Protein – A Bulwark Against Diabetes?

When you hear the word protein, you probably think of foods such as chicken, beef and perhaps eggs. If you’re a regular at the gym, you likely also associate protein with muscle building. According to a recent study, you might also be able to associate protein with diabetes.

WAT is the Problem?

Appearing in the journal EBioMedicine, this report was primarily authored by researchers from the University of British Columbia, as well as Sweden’s Karolinska Institute. The protein that piqued the author’s interest was known as CD248. Specifically, the research team wanted to determine if this protein was linked to a person’s risk of type 2 diabetes.

To put this thesis to the test, the authors examined the prevalence of CD248 in white adipose tissue (WAT) samples. Those who consume excessive amounts of food will see their WAT tissue expand in size, as these excess calories are stored as fat. If a person’s body stores too much fat for an excessive amount of time, they run the risk of potentially developing diabetes.

The authors reviewed WAT samples from the following types of people:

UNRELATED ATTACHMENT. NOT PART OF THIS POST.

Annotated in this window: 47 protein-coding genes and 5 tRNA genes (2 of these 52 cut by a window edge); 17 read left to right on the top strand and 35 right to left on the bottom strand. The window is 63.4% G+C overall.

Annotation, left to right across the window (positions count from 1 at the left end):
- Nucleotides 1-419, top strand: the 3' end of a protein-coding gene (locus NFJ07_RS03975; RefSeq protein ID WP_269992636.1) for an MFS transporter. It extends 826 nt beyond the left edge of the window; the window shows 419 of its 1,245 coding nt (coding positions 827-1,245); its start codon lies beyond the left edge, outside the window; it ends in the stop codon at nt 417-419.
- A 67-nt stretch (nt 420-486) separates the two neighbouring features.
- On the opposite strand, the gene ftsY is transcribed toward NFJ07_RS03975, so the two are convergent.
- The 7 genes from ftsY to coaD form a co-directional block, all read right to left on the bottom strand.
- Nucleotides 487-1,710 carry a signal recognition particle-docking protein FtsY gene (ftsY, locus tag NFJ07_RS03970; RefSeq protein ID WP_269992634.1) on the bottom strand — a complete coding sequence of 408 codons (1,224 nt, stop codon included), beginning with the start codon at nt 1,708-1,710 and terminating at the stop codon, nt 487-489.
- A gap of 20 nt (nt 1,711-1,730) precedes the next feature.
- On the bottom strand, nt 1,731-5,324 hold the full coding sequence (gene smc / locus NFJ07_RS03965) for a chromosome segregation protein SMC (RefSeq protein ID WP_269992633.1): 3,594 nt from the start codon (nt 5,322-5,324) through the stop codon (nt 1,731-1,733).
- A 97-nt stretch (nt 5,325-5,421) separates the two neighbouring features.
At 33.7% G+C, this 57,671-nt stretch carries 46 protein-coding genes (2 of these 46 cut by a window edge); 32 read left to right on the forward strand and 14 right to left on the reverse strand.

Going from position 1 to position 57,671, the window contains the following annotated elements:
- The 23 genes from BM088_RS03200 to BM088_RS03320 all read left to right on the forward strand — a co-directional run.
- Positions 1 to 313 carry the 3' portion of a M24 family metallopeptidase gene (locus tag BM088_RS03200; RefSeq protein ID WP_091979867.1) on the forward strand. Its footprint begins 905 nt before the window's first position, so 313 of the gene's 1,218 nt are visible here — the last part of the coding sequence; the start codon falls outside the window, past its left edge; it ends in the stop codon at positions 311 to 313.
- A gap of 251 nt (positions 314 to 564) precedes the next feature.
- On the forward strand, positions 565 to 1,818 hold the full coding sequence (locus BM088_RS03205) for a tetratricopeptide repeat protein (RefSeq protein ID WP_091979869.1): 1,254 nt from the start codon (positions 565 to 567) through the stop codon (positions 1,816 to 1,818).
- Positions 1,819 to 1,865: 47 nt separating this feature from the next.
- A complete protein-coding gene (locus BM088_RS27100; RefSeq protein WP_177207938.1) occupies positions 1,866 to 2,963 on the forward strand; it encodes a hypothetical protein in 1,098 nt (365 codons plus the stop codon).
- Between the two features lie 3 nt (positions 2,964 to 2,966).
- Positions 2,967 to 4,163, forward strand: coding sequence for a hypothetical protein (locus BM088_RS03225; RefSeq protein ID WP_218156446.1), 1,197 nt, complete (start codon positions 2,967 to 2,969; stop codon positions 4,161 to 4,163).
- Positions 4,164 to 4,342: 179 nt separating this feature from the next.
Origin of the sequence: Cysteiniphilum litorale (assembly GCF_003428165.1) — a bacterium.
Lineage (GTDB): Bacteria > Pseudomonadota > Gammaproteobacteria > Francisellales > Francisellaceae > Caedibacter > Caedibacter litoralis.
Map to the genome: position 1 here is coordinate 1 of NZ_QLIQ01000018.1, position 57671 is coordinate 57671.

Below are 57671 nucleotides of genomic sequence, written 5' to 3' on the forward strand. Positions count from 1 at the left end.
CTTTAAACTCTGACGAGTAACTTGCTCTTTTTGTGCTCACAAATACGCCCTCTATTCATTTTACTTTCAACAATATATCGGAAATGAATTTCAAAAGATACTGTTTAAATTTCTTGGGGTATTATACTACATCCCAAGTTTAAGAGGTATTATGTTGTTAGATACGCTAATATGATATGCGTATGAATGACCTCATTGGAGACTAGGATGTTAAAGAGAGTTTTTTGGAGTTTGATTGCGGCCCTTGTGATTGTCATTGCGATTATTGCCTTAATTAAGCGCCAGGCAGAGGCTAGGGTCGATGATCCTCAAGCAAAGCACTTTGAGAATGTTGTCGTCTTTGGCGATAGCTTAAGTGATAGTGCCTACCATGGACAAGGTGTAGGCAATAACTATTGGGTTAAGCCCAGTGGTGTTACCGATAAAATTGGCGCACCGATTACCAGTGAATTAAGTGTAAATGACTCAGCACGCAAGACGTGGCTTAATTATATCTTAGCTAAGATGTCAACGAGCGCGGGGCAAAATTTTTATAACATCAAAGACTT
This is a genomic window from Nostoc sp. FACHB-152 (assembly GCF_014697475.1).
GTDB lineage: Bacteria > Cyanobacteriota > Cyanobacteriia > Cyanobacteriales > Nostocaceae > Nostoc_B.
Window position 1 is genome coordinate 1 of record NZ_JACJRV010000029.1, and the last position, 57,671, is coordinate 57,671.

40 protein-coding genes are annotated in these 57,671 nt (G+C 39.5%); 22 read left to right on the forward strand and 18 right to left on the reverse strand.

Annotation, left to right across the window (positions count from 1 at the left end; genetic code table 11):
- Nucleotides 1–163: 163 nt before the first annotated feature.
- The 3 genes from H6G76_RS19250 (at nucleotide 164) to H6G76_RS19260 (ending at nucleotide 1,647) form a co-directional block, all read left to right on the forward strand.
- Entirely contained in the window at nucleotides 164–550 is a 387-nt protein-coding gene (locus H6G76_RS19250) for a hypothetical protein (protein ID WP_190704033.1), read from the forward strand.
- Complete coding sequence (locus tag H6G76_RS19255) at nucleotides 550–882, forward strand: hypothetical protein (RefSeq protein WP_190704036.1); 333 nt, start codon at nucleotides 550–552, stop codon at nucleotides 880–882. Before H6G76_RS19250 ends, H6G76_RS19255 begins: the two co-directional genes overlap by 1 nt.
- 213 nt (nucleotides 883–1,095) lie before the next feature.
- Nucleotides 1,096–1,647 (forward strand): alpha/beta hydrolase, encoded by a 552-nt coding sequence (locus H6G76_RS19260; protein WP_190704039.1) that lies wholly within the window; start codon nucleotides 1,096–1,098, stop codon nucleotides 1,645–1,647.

• Subjects with thin body types
  • Obese subjects
  • Those diagnosed with Type 2 diabetes
  • Those with no history of diabetes

So what did the researchers find? In short, they determined that the CD248 protein was more numerous among those with type 2 diabetes. The same could also be said for those who were significantly overweight. Given these findings, the authors concluded that high CD248 levels could signal the onset of diabetes.

In a second experiment, the research team examined mice without CD248 in their WAT. They found that these rodents seemed to be shielded from type 2 diabetes, even though CD248 was present in other types of cells.

In summarizing his team’s findings, study co-author Dr. Edward Conway stated that “while these discoveries are exciting, we are still some distance from a new treatment. Our immediate goals are to understand how CD248 works so that safe and effective drugs that reduce the protein’s levels or that interfere with its function can be designed.”

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